Russian auteur Andrey Zvyagintsev famously nabbed the Golden Lion at the 2003 Venice Film Festival for his auspicious directorial debut The Return, an allegorical melodrama centered on estrangement and forced reconciliation. Mirroring ravaged familial themes evident in his latest film, 2017’s Loveless, which netted an Oscar nod and the Grand Jury Prize at the Cannes Film Festival, Zvyagintsev’s first feature was a stellar examination of modern day Russia through the lens of the broken family. Two preadolescent boys see their childhood abruptly come to a halt as their absentee father, who had disappeared mysteriously twelve years ago, arrives to take his sons on fishing trip which grows into an increasingly tense reunion, ultimately ending in tragedy.
Zvyagintsev has commented how each of the four nuclear family members are supposed to represent an element, with the unnamed father a symbol for water, the motif which opens the film (and provides an eerie ‘return’ of its own). But much like his 2011 film Elena, his debut plays like an open-air chamber drama, more akin to Chekov than later Tarkovskian flourishes.
Konstantin Lavronenko provides the film with a menacing, glowering backbone, the return of the mythical fatherland who seems interested only in typically masculine, overtly cruel rites of passage as the way to approach his progeny while he engages in his own nefarious activities, involving a mysterious box, the contents of which are never discovered.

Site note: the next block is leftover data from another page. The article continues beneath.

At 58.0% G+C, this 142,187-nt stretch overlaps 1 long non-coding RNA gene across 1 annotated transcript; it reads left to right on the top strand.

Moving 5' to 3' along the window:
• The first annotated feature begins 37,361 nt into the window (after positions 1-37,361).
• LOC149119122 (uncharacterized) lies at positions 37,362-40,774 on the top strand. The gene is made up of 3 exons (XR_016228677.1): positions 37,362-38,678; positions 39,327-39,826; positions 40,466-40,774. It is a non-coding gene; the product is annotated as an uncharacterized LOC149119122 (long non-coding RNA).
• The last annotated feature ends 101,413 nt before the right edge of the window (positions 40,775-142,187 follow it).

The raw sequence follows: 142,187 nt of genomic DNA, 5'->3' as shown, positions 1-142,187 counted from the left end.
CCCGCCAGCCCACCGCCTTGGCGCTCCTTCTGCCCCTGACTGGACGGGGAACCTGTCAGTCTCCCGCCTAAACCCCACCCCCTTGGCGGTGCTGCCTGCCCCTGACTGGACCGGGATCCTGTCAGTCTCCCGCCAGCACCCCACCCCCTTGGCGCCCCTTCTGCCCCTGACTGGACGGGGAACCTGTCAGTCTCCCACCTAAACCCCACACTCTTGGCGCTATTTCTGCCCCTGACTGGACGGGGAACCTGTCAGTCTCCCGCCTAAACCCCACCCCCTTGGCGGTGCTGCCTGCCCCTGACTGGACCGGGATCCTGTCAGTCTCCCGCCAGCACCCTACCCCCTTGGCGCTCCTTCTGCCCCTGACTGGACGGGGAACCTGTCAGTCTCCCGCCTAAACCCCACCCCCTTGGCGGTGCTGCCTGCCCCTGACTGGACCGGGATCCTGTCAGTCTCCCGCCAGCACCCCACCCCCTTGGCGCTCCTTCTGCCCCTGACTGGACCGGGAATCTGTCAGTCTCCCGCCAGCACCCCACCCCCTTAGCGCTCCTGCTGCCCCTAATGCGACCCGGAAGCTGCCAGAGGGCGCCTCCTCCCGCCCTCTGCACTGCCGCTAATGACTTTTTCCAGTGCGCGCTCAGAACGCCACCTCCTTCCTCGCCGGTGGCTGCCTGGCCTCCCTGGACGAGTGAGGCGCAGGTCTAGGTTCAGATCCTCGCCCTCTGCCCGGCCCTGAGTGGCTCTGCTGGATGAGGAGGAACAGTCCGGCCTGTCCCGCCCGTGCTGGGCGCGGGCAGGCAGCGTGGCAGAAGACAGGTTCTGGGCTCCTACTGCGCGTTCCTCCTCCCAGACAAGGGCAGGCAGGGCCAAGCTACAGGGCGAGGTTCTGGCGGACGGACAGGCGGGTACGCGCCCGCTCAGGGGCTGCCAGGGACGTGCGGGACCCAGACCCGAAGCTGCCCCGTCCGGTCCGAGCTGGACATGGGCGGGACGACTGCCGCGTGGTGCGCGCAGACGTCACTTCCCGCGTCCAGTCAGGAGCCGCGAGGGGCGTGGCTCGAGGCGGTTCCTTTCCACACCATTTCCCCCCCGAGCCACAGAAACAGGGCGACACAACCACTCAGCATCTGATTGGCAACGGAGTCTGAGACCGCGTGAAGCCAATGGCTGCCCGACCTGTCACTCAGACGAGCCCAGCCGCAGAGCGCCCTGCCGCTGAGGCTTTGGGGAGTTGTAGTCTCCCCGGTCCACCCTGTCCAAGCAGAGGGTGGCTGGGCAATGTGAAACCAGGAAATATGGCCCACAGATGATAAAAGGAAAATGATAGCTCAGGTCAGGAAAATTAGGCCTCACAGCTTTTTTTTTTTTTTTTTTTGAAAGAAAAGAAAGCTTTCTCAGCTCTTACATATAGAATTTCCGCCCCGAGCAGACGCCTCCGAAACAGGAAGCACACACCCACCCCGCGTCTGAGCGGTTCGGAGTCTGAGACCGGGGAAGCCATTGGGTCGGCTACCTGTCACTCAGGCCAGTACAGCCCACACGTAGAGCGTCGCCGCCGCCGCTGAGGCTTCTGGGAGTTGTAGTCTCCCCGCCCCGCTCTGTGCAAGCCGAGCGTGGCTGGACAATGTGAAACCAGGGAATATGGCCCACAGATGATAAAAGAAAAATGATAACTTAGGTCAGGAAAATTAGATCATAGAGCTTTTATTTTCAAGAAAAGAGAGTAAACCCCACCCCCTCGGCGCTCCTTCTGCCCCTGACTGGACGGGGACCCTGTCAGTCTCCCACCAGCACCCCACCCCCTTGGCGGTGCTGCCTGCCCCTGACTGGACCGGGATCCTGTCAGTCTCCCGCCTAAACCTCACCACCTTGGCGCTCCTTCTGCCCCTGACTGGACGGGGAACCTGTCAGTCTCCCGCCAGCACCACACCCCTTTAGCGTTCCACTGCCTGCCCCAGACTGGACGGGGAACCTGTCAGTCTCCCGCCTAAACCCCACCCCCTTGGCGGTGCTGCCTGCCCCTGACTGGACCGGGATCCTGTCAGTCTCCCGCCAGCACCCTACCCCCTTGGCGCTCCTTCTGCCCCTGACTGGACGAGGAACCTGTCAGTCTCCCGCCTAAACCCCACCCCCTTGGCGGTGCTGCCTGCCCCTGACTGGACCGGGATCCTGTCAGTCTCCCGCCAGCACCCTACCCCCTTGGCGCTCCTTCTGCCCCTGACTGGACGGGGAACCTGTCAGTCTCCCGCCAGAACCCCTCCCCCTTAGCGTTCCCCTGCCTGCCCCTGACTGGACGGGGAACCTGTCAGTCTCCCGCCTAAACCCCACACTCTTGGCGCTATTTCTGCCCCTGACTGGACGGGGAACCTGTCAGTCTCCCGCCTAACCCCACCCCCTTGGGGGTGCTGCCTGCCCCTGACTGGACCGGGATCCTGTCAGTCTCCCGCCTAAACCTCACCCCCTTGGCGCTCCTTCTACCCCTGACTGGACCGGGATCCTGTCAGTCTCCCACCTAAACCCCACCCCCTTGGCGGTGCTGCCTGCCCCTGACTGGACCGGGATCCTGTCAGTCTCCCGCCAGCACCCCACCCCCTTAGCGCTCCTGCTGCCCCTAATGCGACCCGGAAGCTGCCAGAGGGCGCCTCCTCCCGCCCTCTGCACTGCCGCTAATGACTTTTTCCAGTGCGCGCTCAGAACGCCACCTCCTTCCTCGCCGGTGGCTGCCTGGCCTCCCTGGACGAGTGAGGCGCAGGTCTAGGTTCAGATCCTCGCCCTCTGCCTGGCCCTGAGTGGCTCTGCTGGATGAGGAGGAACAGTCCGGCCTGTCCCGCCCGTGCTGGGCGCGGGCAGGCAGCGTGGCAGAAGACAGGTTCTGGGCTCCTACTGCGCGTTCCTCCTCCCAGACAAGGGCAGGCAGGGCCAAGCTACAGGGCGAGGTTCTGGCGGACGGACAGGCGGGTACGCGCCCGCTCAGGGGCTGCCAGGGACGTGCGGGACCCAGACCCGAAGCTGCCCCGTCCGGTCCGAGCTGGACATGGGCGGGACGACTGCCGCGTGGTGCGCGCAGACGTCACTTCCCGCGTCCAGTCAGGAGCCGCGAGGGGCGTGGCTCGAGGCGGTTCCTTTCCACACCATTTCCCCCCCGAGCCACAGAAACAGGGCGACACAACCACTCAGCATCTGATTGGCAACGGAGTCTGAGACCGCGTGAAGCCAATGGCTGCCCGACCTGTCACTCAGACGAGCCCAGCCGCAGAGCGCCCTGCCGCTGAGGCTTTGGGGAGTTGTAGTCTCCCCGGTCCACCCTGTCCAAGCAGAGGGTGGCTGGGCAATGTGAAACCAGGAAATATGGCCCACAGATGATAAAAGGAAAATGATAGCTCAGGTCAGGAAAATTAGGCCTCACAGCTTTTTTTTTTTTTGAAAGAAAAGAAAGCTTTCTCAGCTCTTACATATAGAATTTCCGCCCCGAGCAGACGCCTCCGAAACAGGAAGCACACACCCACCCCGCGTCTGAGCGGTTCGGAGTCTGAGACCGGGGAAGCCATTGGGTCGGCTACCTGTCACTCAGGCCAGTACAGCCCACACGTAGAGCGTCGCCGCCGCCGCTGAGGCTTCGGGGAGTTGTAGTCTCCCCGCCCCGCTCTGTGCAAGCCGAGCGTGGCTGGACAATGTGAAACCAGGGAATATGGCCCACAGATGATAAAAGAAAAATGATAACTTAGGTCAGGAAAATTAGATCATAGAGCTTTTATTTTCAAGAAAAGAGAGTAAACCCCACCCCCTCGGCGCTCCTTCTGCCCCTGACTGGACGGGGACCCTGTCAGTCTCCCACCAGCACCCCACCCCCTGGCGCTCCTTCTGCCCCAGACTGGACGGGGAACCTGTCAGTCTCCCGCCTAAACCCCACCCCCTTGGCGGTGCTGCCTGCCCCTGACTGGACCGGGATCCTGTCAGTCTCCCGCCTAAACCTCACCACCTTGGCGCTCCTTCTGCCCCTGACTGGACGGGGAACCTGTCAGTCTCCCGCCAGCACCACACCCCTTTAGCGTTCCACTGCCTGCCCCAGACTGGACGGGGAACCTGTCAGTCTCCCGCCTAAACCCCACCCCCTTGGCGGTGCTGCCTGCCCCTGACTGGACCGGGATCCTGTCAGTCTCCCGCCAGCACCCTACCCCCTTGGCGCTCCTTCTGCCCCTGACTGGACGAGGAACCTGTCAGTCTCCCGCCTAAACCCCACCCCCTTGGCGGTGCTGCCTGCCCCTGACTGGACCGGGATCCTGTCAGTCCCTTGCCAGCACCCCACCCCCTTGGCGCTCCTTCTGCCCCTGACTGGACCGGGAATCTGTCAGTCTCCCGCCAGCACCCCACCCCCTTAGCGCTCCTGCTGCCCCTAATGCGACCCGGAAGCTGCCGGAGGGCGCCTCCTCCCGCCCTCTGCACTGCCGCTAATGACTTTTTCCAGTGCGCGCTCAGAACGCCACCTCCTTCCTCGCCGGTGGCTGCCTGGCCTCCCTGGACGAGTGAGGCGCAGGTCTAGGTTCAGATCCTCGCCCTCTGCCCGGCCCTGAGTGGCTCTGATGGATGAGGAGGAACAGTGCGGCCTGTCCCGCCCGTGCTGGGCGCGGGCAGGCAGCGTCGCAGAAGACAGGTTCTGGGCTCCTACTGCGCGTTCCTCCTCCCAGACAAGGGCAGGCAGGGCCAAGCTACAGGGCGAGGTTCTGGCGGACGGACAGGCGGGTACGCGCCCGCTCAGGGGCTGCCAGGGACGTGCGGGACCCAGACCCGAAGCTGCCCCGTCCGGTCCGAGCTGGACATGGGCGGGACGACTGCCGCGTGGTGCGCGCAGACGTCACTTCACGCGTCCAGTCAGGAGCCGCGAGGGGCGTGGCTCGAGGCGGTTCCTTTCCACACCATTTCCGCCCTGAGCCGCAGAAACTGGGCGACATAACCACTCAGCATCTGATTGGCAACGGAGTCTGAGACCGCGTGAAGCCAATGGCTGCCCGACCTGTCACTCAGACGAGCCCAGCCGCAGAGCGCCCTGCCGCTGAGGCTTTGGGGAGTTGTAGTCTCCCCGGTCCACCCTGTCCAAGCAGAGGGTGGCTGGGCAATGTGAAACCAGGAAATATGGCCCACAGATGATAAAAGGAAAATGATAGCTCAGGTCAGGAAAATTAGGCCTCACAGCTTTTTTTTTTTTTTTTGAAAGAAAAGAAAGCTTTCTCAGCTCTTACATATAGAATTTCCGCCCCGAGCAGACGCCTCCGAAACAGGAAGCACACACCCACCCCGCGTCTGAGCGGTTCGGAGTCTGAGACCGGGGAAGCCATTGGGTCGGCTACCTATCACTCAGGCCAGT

The real energy of The Return is supplied by the two child actors, particularly from Ivan Dobronravov, whose anger and resentment provides an imbalance in the power dynamic between his father and older brother (which is eventually restored in the film’s closing moments). Vladimir Garin, who portrayed his elder brother, sadly died in a drowning accident in St. Petersburg shortly before the film premiered in Venice. This is also the first narrative collaboration between Zvyagintsev and DP Mikhail Krichman, capturing a glacial desolateness in the north Russian countryside which is as much a character as the troubled humans stuck in it.
Kino Lorber releases The Return in 1.85:1 with 5.1 surround sound. Picture and Audio are well-attenuated in this new transfer of this early Zvyagintsev classic. Two extra features, alongside the film’s original trailer are also included.
Director Andrey Zvyagintsev is on hand for this twelve-minute interview, discussing his background as an actor and his segue into directing, mentioning Antonioni’s L’avventura as the film which shifted his consciousness.
The Return – A Film About the Film:
This sixty-three-minute 2004 documentary about the making of The Return is a behind-the-scenes treatment mixed behind-the-scenes footage with interview material.
Film Review: ★★★★/☆☆☆☆☆
Disc Review: ★★★½/☆☆☆☆☆